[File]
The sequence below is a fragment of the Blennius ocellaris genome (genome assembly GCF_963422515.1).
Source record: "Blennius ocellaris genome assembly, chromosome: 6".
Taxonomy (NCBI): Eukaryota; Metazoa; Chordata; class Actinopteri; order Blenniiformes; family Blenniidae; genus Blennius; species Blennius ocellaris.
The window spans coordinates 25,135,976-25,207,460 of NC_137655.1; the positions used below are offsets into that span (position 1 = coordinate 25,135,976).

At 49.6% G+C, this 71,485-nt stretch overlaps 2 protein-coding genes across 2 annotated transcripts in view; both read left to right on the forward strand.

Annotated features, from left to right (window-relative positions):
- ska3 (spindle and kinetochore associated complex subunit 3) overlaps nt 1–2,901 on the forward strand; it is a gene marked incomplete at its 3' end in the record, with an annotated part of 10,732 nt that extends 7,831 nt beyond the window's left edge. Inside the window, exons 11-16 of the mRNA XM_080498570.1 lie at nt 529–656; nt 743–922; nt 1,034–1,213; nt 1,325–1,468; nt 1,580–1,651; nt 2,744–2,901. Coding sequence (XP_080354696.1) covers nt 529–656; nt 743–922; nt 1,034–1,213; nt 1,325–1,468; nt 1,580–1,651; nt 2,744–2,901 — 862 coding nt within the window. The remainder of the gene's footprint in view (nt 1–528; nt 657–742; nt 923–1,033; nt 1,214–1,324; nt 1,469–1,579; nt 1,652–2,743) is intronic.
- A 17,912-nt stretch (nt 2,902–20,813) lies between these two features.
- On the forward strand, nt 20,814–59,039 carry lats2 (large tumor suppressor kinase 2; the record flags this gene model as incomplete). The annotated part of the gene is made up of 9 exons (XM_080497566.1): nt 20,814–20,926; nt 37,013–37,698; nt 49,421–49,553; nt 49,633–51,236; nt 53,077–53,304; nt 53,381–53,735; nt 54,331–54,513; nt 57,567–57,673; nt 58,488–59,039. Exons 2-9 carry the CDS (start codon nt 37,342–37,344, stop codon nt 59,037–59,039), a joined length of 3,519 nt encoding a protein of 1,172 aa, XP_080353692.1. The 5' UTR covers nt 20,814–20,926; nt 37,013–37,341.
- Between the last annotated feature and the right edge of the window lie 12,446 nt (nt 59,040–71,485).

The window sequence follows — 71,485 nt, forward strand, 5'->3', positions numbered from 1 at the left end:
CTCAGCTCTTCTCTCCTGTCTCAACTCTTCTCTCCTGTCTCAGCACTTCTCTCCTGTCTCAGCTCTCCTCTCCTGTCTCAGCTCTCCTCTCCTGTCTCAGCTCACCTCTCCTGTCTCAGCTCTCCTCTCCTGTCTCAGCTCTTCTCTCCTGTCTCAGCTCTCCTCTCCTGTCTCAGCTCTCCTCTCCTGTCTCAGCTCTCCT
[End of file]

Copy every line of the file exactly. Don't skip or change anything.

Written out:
The sequence below is a fragment of the Blennius ocellaris genome (genome assembly GCF_963422515.1).
Source record: "Blennius ocellaris genome assembly, chromosome: 6".
Taxonomy (NCBI): Eukaryota; Metazoa; Chordata; class Actinopteri; order Blenniiformes; family Blenniidae; genus Blennius; species Blennius ocellaris.
The window spans coordinates 25,135,976-25,207,460 of NC_137655.1; the positions used below are offsets into that span (position 1 = coordinate 25,135,976).

At 49.6% G+C, this 71,485-nt stretch overlaps 2 protein-coding genes across 2 annotated transcripts in view; both read left to right on the forward strand.

Annotated features, from left to right (window-relative positions):
- ska3 (spindle and kinetochore associated complex subunit 3) overlaps nt 1–2,901 on the forward strand; it is a gene marked incomplete at its 3' end in the record, with an annotated part of 10,732 nt that extends 7,831 nt beyond the window's left edge. Inside the window, exons 11-16 of the mRNA XM_080498570.1 lie at nt 529–656; nt 743–922; nt 1,034–1,213; nt 1,325–1,468; nt 1,580–1,651; nt 2,744–2,901. Coding sequence (XP_080354696.1) covers nt 529–656; nt 743–922; nt 1,034–1,213; nt 1,325–1,468; nt 1,580–1,651; nt 2,744–2,901 — 862 coding nt within the window. The remainder of the gene's footprint in view (nt 1–528; nt 657–742; nt 923–1,033; nt 1,214–1,324; nt 1,469–1,579; nt 1,652–2,743) is intronic.
- A 17,912-nt stretch (nt 2,902–20,813) lies between these two features.
- On the forward strand, nt 20,814–59,039 carry lats2 (large tumor suppressor kinase 2; the record flags this gene model as incomplete). The annotated part of the gene is made up of 9 exons (XM_080497566.1): nt 20,814–20,926; nt 37,013–37,698; nt 49,421–49,553; nt 49,633–51,236; nt 53,077–53,304; nt 53,381–53,735; nt 54,331–54,513; nt 57,567–57,673; nt 58,488–59,039. Exons 2-9 carry the CDS (start codon nt 37,342–37,344, stop codon nt 59,037–59,039), a joined length of 3,519 nt encoding a protein of 1,172 aa, XP_080353692.1. The 5' UTR covers nt 20,814–20,926; nt 37,013–37,341.
- Between the last annotated feature and the right edge of the window lie 12,446 nt (nt 59,040–71,485).

The window sequence follows — 71,485 nt, forward strand, 5'->3', positions numbered from 1 at the left end:
CTCAGCTCTTCTCTCCTGTCTCAACTCTTCTCTCCTGTCTCAGCACTTCTCTCCTGTCTCAGCTCTCCTCTCCTGTCTCAGCTCTCCTCTCCTGTCTCAGCTCACCTCTCCTGTCTCAGCTCTCCTCTCCTGTCTCAGCTCTTCTCTCCTGTCTCAGCTCTCCTCTCCTGTCTCAGCTCTCCTCTCCTGTCTCAGCTCTCCT